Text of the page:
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Is Marriott Rewards the Most ‘Valuable’ Hotel Program?

One simple way to view and compare travel-loyalty programs is as rebate schemes: For every dollar you spend with a company, how much will be returned to you in the form of loyalty-program rewards?

From this perspective, a program that rebates 4 percent of spend would be twice as valuable as a program that rebates 2 percent. Of course, there’s some oversimplification in relying solely on that filter to evaluate loyalty programs. It doesn’t account for ease of earning and redeeming, the frequency and generosity of promotional offers, elite requirements and benefits, and so on. But it does get at something essential in a program’s makeup.

In its first study of hotel programs, IdeaWorks, well known for its airline-program reports, has subjected four of the largest hotel programs to exactly that type of rebate analysis and found a 54 percent spread between the most and least generous programs.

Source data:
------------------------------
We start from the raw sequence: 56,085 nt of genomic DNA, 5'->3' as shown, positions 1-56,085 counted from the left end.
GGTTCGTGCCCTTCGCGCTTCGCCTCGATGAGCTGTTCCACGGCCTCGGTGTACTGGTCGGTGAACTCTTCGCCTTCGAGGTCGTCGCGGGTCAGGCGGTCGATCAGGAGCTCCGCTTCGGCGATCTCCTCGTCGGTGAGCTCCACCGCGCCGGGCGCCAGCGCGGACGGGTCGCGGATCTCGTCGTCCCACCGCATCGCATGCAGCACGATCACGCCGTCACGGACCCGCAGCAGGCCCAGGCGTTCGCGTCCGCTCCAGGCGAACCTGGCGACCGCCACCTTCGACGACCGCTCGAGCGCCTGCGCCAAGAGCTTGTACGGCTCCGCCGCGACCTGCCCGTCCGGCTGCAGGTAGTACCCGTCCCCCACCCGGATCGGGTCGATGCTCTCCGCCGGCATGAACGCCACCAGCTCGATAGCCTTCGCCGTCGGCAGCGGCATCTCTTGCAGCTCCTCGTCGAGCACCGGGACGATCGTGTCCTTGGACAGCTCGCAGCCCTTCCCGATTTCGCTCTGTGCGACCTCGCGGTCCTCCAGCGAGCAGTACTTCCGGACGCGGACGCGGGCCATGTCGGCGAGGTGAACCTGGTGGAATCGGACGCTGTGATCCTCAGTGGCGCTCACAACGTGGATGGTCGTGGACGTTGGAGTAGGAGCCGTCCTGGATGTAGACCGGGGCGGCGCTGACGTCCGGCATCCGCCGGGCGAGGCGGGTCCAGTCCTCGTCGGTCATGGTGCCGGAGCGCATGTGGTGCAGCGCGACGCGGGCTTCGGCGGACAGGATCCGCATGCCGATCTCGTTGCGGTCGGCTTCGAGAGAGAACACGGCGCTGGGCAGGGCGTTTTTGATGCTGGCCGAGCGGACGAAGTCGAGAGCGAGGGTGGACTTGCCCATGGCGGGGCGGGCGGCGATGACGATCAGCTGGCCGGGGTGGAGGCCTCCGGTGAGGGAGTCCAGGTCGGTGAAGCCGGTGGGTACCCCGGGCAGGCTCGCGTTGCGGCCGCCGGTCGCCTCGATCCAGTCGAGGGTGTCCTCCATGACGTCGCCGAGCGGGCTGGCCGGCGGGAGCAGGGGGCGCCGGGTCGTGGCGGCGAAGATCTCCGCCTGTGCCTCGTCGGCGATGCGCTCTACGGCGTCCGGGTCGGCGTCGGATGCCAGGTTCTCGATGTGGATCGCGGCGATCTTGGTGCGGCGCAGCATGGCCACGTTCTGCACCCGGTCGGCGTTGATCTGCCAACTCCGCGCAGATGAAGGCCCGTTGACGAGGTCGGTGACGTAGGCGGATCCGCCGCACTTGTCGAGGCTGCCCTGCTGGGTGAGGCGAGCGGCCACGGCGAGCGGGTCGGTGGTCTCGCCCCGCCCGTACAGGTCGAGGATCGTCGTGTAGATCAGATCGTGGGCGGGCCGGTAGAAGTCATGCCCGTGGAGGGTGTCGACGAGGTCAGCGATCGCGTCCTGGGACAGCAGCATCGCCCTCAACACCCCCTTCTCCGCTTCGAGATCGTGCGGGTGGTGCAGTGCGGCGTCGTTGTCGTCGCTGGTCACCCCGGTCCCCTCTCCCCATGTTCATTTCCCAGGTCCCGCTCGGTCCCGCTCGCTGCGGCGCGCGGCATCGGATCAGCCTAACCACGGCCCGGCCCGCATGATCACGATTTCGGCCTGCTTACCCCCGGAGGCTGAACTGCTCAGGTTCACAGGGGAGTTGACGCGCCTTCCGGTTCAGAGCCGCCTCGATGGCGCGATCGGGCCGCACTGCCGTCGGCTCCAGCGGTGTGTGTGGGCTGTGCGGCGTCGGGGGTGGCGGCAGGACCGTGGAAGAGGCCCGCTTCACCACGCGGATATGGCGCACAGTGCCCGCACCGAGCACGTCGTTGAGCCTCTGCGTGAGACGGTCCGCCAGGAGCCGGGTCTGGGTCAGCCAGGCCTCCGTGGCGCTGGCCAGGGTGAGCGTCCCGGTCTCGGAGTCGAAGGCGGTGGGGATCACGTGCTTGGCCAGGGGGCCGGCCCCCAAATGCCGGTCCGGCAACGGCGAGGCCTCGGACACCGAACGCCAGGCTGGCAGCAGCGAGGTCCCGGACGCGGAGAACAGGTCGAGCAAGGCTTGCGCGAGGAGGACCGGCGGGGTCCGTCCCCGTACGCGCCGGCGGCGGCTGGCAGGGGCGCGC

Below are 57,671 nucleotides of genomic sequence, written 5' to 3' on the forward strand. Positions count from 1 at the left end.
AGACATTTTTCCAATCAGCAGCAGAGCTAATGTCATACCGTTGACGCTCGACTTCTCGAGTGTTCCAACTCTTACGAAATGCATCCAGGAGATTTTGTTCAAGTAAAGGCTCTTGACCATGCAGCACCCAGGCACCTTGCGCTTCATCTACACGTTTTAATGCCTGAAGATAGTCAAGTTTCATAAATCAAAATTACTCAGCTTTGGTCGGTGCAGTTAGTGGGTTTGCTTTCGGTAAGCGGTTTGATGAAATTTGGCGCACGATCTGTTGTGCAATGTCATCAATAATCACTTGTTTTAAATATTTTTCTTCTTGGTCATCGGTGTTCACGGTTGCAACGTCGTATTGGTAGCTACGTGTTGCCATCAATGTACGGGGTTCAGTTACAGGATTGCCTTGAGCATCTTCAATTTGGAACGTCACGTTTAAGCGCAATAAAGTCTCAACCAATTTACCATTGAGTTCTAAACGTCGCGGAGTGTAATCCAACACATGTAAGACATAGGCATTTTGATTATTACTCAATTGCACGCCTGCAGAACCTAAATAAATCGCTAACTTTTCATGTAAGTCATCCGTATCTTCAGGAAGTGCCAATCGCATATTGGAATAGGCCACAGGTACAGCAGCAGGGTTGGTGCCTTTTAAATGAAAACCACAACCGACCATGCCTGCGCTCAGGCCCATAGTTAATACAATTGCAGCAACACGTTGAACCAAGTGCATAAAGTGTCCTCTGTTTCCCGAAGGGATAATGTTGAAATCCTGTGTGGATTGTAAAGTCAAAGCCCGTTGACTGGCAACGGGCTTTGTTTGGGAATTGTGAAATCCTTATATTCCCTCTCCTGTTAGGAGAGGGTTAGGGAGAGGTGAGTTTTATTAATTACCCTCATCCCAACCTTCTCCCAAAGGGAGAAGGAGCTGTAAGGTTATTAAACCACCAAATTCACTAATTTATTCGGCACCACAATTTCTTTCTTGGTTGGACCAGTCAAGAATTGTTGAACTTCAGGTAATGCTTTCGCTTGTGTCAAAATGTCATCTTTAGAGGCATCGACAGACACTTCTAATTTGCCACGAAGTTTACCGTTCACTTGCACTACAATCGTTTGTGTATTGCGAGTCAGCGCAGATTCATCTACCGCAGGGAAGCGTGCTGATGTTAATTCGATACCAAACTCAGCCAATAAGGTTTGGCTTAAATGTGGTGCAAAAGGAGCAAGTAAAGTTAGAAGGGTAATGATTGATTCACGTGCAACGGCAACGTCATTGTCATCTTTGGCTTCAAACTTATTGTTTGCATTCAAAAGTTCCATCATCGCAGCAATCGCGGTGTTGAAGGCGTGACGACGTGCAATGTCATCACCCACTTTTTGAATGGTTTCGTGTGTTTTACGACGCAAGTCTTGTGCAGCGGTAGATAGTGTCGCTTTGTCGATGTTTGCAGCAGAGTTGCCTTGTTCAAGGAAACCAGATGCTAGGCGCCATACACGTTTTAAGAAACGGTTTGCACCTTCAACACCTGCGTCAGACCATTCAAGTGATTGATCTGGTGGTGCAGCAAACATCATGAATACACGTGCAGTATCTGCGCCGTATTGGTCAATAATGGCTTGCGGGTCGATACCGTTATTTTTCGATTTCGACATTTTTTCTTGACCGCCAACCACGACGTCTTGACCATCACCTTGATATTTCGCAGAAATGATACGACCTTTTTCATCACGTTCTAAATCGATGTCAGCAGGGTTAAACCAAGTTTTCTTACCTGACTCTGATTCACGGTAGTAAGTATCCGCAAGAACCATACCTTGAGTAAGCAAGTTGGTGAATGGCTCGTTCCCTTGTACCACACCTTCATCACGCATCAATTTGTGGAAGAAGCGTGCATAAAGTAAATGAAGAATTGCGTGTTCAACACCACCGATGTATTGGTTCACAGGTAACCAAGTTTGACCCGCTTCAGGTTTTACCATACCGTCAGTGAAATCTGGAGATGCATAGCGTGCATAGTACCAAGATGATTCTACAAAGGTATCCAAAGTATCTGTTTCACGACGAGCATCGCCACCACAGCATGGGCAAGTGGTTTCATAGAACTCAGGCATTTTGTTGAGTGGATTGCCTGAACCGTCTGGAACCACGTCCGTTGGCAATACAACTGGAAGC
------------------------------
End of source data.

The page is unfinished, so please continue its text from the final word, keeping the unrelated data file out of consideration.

The four programs under review were those of Hilton, InterContinental Hotels Group, Marriott, and Starwood. Why not include the programs of Wyndham, Choice, or Best Western, all of which boast as many or more hotels in their networks as the chosen four? Or Hyatt, with its popular Gold Passport program? Or Carlson, which has been especially aggressive in its recent program marketing efforts? The report offers no clues.

Nevertheless, those four programs are indisputably among the most popular, and well worth scrutinizing for their relative value delivery.

How did they stack up? Here are the average percentage rebates offered by the four programs:

  • Marriott Rewards – 9.4%
  • Hilton HHonors – 8.9%
  • IHG Rewards – 8.6%
  • Starwood Preferred Guest – 6.1%

Naturally, it’s possible to get better or worse value, by redeeming the same number of points for hotel stays that would be more or less expensive in dollar terms. In fact, the report found payback values ranging from 2.5 percent to 24 percent. But the averages are telling, since they reflect the rebates that many of the programs’ members are actually getting.

The findings shouldn’t be taken as the be-all and end-all when it comes to choosing a hotel program. But if Marriott’s network of hotels works for you, and you find its elite program both achievable and benefit-rich, and you’re not too disillusioned by the recent disappointing value of its MegaBonus promotions, then Marriott’s superior payback rate will be icing on the cake.

Reader Reality Check

Will these results affect your loyalty to any of the four hotel programs reviewed?

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